A fundraising campaign started quietly by two first graders two years ago to help find a cure for a rare genetic disease just passed the $1 million mark, with donations streaming in from all 50 states and 60 countries across the globe.
The million-dollar achievement has been celebrated as the perfect feel-good story, but the trigger for this global effort was a somber diagnosis at the birth of Jonah Pournazarian.
The playful, redheaded youngster was born weighing four pounds and with an extremely rare metabolic malfunction, known as Glycogen Storage Disease, or GSD.
GSD predominantly afflicts children, targeting different parts of the body. Jonah’s case is identified as Type 1b, in which glucose is stored in the liver and “can’t get out,” says his doctor. (Type 1a of the disease affects mainly Ashkenazi Jewish kids.)
Because Type 1b of GSD is so rare – fewer than 100 children in this category have been identified in the United States — that medical researchers and potential grant givers have long ignored it.
One 6-year-old wasn’t willing to ignore it, however.
Dylan Siegel, now 8, was Jonah’s best friend at the Wise School, affiliated with Stephen Wise Temple, a large Reform congregation in West Los Angeles – and he wanted to do something.
When he heard his mother talk about an effort to raise money among the temple’s members to support the work of a leading GSD researcher, Dylan said he, too, wanted to give some money.
As Dylan’s mom, Debra Siegel, recalls, “I suggested to Dylan that he set up a lemonade stand, but he said he wanted to write a book.” She took her son’s plan as a childhood fantasy, but the next day Dylan presented his parents with the finished product.
The cover of the richly illustrated 14-page booklet reads “Chocolate Bar by Dylan Siegel,” and the tone is set is set in the first entry, which reads, “I like to go to Disney Land. That is so Chocolate Bar.”
Other “Chocolate Bar” (read “awesome”) experiences recalled by the young author/illustrator include going to the swimming pool, aquarium, bowling alley and so forth, ending with “I like to help my friends, that is the biggest Chocolate Bar.”
As with almost every first-time author, the writing was just the beginning. Dylan kept pushing the project, drafting his marketing consultant father for the production phase of the project, with an initial print run of 200 copies.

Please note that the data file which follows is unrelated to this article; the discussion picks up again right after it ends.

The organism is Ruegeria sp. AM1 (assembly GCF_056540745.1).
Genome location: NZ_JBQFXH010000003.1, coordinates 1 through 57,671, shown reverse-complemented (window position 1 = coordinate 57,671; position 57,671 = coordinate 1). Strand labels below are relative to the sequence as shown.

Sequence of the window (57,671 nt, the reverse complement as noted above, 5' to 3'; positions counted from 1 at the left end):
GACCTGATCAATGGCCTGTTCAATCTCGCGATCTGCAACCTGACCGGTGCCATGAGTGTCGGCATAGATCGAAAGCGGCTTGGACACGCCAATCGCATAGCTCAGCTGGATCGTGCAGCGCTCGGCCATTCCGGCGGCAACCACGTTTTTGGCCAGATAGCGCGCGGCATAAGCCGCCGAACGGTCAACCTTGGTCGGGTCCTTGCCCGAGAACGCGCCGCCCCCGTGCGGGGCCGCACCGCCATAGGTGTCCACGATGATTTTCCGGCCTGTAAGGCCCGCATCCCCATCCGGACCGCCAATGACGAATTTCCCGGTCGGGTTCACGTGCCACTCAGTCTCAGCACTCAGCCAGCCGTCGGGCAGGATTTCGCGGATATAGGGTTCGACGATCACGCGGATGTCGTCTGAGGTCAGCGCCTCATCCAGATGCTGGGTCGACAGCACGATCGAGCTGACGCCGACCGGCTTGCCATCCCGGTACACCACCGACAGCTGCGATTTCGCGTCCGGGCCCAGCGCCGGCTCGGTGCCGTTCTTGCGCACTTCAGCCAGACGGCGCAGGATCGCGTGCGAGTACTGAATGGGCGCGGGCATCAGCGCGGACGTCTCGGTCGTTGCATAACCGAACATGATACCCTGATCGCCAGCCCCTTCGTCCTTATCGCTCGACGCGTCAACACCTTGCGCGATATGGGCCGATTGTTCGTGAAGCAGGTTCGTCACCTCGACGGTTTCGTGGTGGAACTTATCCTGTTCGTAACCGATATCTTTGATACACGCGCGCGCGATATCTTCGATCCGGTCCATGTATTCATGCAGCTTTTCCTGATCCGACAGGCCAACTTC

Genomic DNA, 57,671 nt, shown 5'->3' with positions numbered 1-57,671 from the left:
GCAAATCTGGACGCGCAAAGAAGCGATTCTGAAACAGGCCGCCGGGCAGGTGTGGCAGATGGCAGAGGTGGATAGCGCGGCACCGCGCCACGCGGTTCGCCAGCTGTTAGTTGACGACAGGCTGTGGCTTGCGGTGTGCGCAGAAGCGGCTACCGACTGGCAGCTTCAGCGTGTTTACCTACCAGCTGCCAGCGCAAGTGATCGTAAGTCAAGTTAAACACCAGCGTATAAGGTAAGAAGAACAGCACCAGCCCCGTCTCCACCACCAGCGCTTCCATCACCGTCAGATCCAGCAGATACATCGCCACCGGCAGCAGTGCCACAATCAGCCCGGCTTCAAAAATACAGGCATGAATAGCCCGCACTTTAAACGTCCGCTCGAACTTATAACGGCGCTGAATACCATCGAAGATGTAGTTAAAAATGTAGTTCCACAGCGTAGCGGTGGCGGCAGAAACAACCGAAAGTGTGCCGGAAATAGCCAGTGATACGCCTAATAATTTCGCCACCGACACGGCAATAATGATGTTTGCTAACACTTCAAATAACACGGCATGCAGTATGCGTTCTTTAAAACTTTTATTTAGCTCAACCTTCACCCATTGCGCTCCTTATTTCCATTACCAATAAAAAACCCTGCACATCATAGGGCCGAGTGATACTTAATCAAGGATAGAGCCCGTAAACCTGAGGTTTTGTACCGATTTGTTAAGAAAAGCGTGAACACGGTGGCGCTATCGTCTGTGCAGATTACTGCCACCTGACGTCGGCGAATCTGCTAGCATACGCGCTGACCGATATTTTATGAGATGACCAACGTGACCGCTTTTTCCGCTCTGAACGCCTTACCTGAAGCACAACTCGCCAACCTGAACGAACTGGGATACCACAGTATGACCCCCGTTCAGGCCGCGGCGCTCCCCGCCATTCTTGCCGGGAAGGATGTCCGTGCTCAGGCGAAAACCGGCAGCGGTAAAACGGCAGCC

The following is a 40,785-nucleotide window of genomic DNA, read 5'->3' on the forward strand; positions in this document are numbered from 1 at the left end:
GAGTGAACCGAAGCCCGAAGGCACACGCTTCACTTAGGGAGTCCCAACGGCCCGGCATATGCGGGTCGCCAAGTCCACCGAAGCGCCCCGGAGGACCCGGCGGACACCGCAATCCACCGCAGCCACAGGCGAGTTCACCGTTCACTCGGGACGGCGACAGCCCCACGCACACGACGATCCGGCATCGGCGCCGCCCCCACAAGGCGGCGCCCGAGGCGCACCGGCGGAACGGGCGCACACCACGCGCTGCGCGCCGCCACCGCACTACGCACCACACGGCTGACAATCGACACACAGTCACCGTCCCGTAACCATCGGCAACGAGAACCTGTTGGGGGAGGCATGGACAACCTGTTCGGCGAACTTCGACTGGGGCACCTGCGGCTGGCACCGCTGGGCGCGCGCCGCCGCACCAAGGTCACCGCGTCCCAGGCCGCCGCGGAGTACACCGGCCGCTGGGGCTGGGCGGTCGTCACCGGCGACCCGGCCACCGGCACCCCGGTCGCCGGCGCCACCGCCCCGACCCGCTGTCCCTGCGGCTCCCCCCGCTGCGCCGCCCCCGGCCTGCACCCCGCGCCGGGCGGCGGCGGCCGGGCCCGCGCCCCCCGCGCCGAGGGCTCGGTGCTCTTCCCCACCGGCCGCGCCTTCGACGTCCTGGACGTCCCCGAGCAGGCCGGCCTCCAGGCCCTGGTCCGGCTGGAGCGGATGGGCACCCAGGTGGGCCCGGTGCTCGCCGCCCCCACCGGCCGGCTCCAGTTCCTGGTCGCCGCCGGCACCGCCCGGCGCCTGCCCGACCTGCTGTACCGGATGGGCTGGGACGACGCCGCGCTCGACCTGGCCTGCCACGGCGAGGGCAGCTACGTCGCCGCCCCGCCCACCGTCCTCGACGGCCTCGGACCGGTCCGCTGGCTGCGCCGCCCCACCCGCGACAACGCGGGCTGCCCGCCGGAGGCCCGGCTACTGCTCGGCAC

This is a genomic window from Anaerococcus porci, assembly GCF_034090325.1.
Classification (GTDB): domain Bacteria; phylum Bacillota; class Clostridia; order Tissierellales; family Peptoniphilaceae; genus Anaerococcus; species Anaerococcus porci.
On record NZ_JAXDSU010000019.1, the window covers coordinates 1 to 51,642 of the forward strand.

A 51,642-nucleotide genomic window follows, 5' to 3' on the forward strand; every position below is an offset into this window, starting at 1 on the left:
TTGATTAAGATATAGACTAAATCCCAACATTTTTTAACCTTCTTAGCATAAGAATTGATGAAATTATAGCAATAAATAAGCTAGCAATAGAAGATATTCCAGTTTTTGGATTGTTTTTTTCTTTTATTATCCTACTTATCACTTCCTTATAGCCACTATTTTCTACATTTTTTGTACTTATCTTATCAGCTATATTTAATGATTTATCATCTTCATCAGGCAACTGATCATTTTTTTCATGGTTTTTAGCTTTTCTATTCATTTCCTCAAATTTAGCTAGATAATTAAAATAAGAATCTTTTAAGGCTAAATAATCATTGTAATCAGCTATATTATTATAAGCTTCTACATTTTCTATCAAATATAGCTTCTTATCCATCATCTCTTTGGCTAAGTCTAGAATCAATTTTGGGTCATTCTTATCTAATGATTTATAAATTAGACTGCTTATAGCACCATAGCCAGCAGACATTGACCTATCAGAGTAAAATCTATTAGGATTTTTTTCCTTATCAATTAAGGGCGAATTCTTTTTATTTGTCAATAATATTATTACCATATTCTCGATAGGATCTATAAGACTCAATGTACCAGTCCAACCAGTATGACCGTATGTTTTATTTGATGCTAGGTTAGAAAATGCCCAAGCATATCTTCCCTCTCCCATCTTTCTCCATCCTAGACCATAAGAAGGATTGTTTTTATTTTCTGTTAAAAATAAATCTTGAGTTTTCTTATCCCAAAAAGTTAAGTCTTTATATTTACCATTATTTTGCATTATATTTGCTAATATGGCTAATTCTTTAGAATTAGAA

At the temple’s Mitzvah Day, the two boys and their parents sold enough autographed books (at $20 each) and $5 chocolate bars (donated by a neighborhood market) to raise about $7,000.
Augmenting the sales force were the boys’ two teachers, Orlee Raymond and Kimberly (Kim) Snyder, sporting T-shirts that read “1st Grade Is So Chocolate Bar.” (Full disclosure: Raymond is this reporter’s daughter and tipped him off about the story.)
In late 2012, the Los Angeles Jewish Journal ran an article about Jonah and Dylan and their mission to help find a cure for GSD. The article came to the attention of an NBC producer, who asked Chelsea Clinton, then doing feature segments for the network, to look into the story. She did, and the story aired on the national NBC evening news a short time later.
Amid the media’s generally gloomy string of disaster news, the Chocolate Bar segment resonated with viewers. Other major TV networks, newspapers and social media spread the story across the globe, and the results have been spectacular.
By early December, David Siegel, Dylan’s father and pro bono coordinator of the project, could report the sale of 25,000 “Chocolate Bar” books. Overseas, letters and money came from 60 countries, including India, Kuwait, Nigeria, Slovakia, Mongolia, United Arab Emirates and Thailand.
Every Chocolate Bar dollar supports the GSD research of Dr. David A. Weinstein, initially at the Harvard Medical School and now at the University of Florida in Gainesville, where he directs the largest GSD treatment and research program in the world.
The disease was almost always fatal until 1971, when researchers developed the first effective therapy for GSD. A major breakthrough came a decade later with the discovery of a simple “medication” in the form of cornstarch, injected through a surgically implanted feeding tube.
However, the prescribed doses have to be administered every three hours, without fail, and missing just one dose can lead to a hospital stay or even death.
Weinstein’s research, entirely underwritten by the Chocolate Bar campaign, has been able to extend the intervals between feedings, and his aim is to give his patients (and their parents) full nights of uninterrupted sleep.
In the long run, he is looking toward gene therapy as a cure, something that has been successful in dogs. He hopes to start trials on humans when the federal Food and Drug Administration gives the green light.
Weinstein, who visits Israel frequently on a collaborative project at Sheba Hospital, is upbeat about Jonah’s future. “Our treatment is working,” he said, “and I expect Jonah to do very well.”